c. 1300, "one who slaughters animals for market," from Anglo-French boucher, from Old French bochier "butcher, executioner" (12c., Modern French boucher), probably literally "slaughterer of goats," from bouc "male goat," from Frankish *bukk or some other Germanic source (see buck (n.1)) or Celtic *bukkos "he-goat." Figurative sense of "brutal murderer, one who kills indiscriminately or cruelly" is attested from 1520s. Related: Butcherly. Old English had flæscmangere "butcher" ('flesh-monger').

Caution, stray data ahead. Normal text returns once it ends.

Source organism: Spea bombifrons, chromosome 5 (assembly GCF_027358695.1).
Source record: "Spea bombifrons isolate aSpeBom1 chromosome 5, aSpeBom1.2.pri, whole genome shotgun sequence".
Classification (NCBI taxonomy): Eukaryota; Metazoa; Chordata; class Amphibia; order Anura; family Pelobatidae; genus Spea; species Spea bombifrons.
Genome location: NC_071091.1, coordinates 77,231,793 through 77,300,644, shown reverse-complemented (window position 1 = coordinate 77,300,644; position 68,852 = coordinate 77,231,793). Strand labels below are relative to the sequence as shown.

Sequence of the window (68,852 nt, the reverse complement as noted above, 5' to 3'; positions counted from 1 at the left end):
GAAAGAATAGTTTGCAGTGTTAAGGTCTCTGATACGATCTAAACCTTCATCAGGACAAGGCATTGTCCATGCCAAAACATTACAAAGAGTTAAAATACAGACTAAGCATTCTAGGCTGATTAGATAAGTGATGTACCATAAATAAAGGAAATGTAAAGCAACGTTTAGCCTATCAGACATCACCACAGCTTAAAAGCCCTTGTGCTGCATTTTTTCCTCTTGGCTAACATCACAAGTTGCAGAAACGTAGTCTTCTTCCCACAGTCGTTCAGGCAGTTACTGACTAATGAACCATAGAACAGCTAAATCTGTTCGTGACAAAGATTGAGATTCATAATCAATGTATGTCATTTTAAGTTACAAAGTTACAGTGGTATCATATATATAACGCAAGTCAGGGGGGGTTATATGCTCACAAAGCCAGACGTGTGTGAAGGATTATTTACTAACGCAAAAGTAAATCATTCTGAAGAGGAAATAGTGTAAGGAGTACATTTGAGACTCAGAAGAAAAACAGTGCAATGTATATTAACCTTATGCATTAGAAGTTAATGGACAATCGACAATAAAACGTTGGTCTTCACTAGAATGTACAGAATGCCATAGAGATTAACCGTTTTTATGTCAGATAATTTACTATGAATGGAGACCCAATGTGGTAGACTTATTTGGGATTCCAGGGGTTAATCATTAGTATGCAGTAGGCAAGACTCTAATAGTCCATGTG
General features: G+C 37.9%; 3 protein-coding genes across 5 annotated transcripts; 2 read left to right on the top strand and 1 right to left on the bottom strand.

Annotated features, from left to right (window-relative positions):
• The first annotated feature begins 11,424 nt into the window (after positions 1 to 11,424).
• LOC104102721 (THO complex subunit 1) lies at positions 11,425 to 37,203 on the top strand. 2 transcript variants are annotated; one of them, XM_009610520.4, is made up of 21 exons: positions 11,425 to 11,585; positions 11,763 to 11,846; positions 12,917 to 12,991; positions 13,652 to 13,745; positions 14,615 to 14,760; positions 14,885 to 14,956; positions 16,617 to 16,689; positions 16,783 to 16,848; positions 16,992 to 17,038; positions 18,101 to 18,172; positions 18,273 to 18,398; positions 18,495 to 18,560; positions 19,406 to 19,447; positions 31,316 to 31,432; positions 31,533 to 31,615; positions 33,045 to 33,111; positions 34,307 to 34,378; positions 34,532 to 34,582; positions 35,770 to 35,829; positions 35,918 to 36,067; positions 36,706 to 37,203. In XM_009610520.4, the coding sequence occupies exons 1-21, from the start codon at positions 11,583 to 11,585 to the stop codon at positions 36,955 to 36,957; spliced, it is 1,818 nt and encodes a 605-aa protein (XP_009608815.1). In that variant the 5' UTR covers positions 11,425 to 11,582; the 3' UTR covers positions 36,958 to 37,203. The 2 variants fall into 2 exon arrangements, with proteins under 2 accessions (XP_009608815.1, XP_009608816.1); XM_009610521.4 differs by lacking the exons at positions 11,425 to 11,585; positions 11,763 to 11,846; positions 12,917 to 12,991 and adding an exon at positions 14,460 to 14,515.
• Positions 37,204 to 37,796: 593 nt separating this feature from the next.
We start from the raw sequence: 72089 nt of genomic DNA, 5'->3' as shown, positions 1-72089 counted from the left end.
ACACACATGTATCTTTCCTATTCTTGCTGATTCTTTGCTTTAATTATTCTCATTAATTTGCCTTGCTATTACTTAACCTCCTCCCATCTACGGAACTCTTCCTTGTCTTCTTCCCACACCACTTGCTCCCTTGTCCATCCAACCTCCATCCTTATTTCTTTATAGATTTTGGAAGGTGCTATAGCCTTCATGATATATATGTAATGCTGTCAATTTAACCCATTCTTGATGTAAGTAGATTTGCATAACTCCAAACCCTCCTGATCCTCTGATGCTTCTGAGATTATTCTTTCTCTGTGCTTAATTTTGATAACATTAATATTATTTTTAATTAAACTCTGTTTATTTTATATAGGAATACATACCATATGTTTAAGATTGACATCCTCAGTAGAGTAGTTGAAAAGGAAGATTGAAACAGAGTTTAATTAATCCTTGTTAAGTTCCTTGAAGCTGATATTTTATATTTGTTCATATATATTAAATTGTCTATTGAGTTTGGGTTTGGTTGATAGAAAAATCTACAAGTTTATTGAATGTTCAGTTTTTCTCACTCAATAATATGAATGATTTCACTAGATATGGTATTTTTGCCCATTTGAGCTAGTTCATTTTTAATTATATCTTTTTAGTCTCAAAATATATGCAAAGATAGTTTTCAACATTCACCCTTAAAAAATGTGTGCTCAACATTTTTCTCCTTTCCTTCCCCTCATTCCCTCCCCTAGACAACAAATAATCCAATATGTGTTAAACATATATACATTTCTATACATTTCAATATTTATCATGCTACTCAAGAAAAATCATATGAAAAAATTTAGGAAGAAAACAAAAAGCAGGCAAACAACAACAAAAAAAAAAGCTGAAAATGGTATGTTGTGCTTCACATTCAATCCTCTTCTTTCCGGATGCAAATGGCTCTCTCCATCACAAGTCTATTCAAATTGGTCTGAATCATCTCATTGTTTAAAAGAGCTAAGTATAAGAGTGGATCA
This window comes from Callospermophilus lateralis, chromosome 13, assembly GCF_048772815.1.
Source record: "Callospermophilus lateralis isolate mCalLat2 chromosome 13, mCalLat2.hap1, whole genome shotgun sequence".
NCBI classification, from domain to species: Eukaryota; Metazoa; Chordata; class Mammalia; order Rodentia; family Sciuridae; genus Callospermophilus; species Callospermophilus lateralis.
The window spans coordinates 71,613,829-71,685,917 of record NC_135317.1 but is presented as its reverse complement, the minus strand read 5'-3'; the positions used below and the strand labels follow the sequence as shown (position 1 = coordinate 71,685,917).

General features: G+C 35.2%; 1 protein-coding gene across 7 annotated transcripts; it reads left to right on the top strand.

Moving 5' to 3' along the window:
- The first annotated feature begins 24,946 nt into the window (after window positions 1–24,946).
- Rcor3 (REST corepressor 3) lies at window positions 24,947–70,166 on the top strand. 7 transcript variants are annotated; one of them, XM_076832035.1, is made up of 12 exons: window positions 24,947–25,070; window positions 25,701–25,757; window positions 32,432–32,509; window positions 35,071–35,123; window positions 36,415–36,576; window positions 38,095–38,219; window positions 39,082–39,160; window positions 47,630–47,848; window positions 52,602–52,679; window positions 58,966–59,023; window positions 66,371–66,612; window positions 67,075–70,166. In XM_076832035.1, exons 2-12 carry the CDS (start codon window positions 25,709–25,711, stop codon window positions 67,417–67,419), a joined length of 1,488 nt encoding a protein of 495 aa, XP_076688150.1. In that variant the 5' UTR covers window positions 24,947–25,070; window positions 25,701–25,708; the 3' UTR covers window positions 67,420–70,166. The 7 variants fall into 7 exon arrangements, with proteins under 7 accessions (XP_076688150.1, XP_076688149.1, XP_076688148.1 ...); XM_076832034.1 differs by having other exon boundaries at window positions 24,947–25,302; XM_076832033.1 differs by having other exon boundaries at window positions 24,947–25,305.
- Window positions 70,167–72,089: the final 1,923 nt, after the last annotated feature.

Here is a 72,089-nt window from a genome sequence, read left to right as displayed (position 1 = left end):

1560s, "to kill or slaughter for food or market," from butcher (n.). Figuratively, "to bungle, botch, spoil by bad work," 1640s. Related: Butchered; butchering. Re-nouned 1640s as butcherer.